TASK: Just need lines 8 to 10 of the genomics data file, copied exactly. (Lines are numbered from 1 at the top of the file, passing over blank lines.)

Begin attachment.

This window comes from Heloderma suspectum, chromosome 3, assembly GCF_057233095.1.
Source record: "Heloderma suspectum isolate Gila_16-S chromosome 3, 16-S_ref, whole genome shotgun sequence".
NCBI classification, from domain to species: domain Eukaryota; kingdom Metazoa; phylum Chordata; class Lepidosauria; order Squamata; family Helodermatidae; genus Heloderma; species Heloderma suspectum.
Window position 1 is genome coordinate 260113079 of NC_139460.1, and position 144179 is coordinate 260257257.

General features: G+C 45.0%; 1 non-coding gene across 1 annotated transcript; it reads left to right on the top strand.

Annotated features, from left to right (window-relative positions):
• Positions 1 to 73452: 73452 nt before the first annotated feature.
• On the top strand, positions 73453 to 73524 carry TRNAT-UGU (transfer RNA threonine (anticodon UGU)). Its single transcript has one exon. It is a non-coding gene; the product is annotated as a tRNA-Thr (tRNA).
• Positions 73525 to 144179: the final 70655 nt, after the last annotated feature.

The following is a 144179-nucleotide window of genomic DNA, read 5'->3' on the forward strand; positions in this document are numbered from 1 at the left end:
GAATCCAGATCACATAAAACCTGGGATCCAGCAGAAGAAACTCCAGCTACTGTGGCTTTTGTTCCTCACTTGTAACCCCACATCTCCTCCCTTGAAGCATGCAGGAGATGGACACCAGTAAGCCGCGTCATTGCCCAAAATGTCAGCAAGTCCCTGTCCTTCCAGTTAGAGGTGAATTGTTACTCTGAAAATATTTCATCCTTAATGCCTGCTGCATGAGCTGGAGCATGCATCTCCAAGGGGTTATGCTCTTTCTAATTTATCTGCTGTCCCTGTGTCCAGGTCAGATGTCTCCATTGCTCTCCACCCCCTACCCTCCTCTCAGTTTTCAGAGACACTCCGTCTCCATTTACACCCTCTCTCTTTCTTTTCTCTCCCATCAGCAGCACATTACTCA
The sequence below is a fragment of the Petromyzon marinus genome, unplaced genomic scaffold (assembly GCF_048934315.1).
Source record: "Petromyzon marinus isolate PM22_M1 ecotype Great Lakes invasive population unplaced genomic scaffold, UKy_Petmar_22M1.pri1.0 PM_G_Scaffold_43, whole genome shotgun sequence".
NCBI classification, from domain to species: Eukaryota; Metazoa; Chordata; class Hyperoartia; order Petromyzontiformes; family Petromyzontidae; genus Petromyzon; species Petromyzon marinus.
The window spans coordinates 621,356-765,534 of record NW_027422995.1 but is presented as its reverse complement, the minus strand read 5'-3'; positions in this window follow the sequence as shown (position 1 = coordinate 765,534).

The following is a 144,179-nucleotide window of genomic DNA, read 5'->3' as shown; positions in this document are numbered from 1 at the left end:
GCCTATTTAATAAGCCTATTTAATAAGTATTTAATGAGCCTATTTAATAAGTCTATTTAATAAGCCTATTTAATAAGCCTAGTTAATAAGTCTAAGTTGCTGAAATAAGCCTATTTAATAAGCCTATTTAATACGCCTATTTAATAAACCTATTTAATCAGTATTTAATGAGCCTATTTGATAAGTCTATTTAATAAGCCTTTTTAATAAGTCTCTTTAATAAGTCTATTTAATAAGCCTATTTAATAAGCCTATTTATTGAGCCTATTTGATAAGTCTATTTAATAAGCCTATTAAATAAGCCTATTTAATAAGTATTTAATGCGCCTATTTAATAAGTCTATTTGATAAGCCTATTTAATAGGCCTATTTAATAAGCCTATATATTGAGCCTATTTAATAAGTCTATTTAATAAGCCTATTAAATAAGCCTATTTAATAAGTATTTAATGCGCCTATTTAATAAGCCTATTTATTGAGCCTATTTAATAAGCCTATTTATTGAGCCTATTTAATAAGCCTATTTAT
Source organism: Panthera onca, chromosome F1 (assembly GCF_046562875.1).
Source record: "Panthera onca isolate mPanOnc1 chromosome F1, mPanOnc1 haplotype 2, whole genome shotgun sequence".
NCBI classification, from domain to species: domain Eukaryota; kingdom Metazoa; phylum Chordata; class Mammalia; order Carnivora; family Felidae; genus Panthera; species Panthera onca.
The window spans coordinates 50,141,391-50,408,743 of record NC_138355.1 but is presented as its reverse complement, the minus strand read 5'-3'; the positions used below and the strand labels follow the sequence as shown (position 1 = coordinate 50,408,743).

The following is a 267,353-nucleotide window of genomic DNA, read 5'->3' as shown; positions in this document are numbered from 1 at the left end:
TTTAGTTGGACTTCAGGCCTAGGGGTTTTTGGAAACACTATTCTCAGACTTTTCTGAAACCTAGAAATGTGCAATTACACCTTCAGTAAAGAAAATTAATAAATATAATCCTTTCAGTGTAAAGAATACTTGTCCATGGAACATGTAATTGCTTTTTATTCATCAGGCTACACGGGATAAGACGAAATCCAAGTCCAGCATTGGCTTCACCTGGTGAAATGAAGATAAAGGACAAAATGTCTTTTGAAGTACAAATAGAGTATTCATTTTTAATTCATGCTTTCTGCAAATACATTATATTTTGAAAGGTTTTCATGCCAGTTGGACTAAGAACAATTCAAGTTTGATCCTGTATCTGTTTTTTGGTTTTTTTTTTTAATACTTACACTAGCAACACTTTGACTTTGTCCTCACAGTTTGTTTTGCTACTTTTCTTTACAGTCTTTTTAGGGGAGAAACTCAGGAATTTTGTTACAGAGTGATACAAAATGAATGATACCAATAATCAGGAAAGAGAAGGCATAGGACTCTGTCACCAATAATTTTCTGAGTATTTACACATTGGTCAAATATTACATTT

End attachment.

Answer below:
• On the top strand, positions 73453 to 73524 carry TRNAT-UGU (transfer RNA threonine (anticodon UGU)). Its single transcript has one exon. It is a non-coding gene; the product is annotated as a tRNA-Thr (tRNA).
• Positions 73525 to 144179: the final 70655 nt, after the last annotated feature.

The following is a 144179-nucleotide window of genomic DNA, read 5'->3' on the forward strand; positions in this document are numbered from 1 at the left end: